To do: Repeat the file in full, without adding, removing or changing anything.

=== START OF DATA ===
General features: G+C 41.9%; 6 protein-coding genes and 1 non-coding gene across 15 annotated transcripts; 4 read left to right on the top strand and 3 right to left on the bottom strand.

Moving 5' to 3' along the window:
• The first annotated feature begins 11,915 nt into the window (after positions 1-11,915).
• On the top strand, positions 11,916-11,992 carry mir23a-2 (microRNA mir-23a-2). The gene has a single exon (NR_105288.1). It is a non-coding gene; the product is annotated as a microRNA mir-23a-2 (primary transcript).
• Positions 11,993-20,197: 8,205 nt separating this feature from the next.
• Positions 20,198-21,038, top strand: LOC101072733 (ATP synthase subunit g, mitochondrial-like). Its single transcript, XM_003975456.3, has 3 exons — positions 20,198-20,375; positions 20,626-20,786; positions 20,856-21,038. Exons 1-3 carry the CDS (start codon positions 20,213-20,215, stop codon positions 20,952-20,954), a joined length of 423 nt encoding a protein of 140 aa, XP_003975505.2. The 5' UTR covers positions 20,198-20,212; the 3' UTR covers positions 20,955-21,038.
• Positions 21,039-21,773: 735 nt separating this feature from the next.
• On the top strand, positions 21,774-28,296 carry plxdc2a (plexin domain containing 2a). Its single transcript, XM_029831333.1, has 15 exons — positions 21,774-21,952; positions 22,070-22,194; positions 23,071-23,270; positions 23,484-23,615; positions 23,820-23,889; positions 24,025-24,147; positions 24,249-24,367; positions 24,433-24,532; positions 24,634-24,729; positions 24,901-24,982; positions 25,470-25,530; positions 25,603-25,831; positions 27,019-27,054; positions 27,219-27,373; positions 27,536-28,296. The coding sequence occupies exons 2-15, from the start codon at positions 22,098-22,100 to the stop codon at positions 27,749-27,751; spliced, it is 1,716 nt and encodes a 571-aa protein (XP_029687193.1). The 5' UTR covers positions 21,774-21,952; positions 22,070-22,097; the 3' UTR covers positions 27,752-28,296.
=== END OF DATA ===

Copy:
General features: G+C 41.9%; 6 protein-coding genes and 1 non-coding gene across 15 annotated transcripts; 4 read left to right on the top strand and 3 right to left on the bottom strand.

Moving 5' to 3' along the window:
• The first annotated feature begins 11,915 nt into the window (after positions 1-11,915).
• On the top strand, positions 11,916-11,992 carry mir23a-2 (microRNA mir-23a-2). The gene has a single exon (NR_105288.1). It is a non-coding gene; the product is annotated as a microRNA mir-23a-2 (primary transcript).
• Positions 11,993-20,197: 8,205 nt separating this feature from the next.
• Positions 20,198-21,038, top strand: LOC101072733 (ATP synthase subunit g, mitochondrial-like). Its single transcript, XM_003975456.3, has 3 exons — positions 20,198-20,375; positions 20,626-20,786; positions 20,856-21,038. Exons 1-3 carry the CDS (start codon positions 20,213-20,215, stop codon positions 20,952-20,954), a joined length of 423 nt encoding a protein of 140 aa, XP_003975505.2. The 5' UTR covers positions 20,198-20,212; the 3' UTR covers positions 20,955-21,038.
• Positions 21,039-21,773: 735 nt separating this feature from the next.
• On the top strand, positions 21,774-28,296 carry plxdc2a (plexin domain containing 2a). Its single transcript, XM_029831333.1, has 15 exons — positions 21,774-21,952; positions 22,070-22,194; positions 23,071-23,270; positions 23,484-23,615; positions 23,820-23,889; positions 24,025-24,147; positions 24,249-24,367; positions 24,433-24,532; positions 24,634-24,729; positions 24,901-24,982; positions 25,470-25,530; positions 25,603-25,831; positions 27,019-27,054; positions 27,219-27,373; positions 27,536-28,296. The coding sequence occupies exons 2-15, from the start codon at positions 22,098-22,100 to the stop codon at positions 27,749-27,751; spliced, it is 1,716 nt and encodes a 571-aa protein (XP_029687193.1). The 5' UTR covers positions 21,774-21,952; positions 22,070-22,097; the 3' UTR covers positions 27,752-28,296.